When a third of all childhood injuries happen while playing sports, it's worth paying attention to some prevention. Sports injuries result in 3 million emergency room visits for children and adolescents each year. Lowering the risk of sports injuries keeps them out having fun on the field. Here are some of the most common sports injuries in children and a few simple ways to prevent them.
Sprains occur from twisting or tearing the ligaments that support joints like the ankle or wrist. Though they can result from a variety of common movements, some of the best prevention comes from taking a rest and avoiding playing when overtired.
Shin splints are common in sports that involve heavy running on hard surfaces, and they can often result from overtraining before the athlete is in peak physical condition. Taking it slow at the start of training can help avoid this splintering shin pain.
This type of brain injury comes from a violent shaking or blow to the head, which could be caused by taking a ball to the face or the skull hitting the ground too hard. While preventing concussions in contact sports can be challenging, properly fitted safety equipment (like helmets, where applicable) is a good place to start. It's also important to seek medical attention in the case of head injuries, and take the appropriate time to rest and recuperate. Head injuries can have cumulative effects over time, sometimes leading to permanent brain damage if they haven't been treated properly before the next incident of head trauma.
An ACL injury is a tear or sprain of the anterior cruciate ligament (ACL) — one of the strong bands of tissue that help connect your thigh bone (femur) to your shinbone (tibia). ACL tears are unfortunately common, and sometimes they require surgery. Fortunately, young athletes can help prevent them by warming up and stretching effectively, as well as using targeted strength training and proper technique to avoid injury.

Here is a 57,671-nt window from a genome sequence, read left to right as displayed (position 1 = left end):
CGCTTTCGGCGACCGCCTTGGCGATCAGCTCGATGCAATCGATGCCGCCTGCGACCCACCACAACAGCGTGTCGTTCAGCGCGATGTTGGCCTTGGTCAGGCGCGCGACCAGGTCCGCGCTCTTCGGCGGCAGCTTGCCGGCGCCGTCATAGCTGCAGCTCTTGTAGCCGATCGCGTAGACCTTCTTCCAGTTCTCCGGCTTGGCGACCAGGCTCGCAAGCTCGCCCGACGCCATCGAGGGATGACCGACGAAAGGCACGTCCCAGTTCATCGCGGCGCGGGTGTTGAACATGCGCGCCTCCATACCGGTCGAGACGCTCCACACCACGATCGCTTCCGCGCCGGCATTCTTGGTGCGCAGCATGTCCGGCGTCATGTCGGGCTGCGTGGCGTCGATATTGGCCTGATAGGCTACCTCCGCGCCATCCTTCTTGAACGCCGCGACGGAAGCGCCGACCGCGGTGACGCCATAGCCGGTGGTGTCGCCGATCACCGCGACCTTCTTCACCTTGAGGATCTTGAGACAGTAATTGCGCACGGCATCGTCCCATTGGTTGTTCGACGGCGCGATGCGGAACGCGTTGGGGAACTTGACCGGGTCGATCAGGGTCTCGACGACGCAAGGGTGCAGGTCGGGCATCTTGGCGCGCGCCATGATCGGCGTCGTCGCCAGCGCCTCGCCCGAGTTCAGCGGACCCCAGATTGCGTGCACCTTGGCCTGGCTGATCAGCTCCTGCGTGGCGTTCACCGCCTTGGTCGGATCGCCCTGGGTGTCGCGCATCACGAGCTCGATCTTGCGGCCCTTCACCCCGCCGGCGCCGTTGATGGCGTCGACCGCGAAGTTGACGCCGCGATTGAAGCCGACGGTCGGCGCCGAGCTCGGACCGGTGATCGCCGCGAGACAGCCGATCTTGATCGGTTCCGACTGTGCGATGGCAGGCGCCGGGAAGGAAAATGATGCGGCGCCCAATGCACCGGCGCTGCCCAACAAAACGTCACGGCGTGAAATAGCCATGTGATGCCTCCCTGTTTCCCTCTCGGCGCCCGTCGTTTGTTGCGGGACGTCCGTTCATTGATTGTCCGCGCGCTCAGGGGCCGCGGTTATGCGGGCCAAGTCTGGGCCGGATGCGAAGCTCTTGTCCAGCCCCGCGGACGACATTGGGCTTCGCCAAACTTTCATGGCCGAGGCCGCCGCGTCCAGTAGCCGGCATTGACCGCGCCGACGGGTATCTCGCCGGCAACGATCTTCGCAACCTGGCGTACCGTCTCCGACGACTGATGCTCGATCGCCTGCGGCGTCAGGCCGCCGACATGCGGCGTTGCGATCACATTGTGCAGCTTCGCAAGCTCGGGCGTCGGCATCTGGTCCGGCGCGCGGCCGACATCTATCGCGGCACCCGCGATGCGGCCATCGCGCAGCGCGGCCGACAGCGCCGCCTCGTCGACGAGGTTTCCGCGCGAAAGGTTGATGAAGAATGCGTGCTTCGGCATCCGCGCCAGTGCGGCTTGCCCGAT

Fortunately, about half of all children's sports injuries are preventable. In addition to the specific tips listed above, here are a few things you can do to stop children's sports injuries before they happen.
Overtraining can lead to exhaustion or repetitive strain injuries, not to mention making the game less fun for young players. A good rule of thumb is having no more training hours each week than the player's age. For example, a six-year-old shouldn't be on the field for more than six hours between practices and games each week.
Though many sports encourage promising youth talent to buckle down and train hard, pushing kids into a single sport actually won't help them in the long run. Doing singular, repetitive movements can lead to strain injuries and overtraining, while doing a variety of sports and movements helps the body develop more holistically. Encourage children to differentiate in their sports activities – it'll keep things fun and exciting while building their strength to prevent injuries.
We all know that sometimes you have to push through fatigue to get stronger and play harder on the sports field. But when it comes to avoiding injury, it's important to listen to a child when they say they're in pain and encourage them to rest. If the pain persists for several days, take them to see their primary care provider. Playing on an injury can worsen the issue, sometimes resulting in devastating and lasting consequences.
The best offense is a good defense. Preventative care can help defend against future injury as well as inform your methods of recovery, helping you put your best foot forward. By catching other underlying health concerns early or detecting strain injuries before they become a problem, you can help your little one keep playing their favorite sports far into the future.
Sports physicals are another great way to prevent sports injuries. Often, a visit with your medical provider before beginning a sport can help you troubleshoot any issues to be aware of before your child gets out on the court or field. Many schools require sports physicals, and in Belgrade, children can get them done at the Belgrade Middle School Panther Clinic, without having to go out of their way to an off-campus clinic.
To schedule an affordable healthcare visit, seek medical guidance and keep your family healthy, contact your nearest neighborhood CHP clinic for an appointment.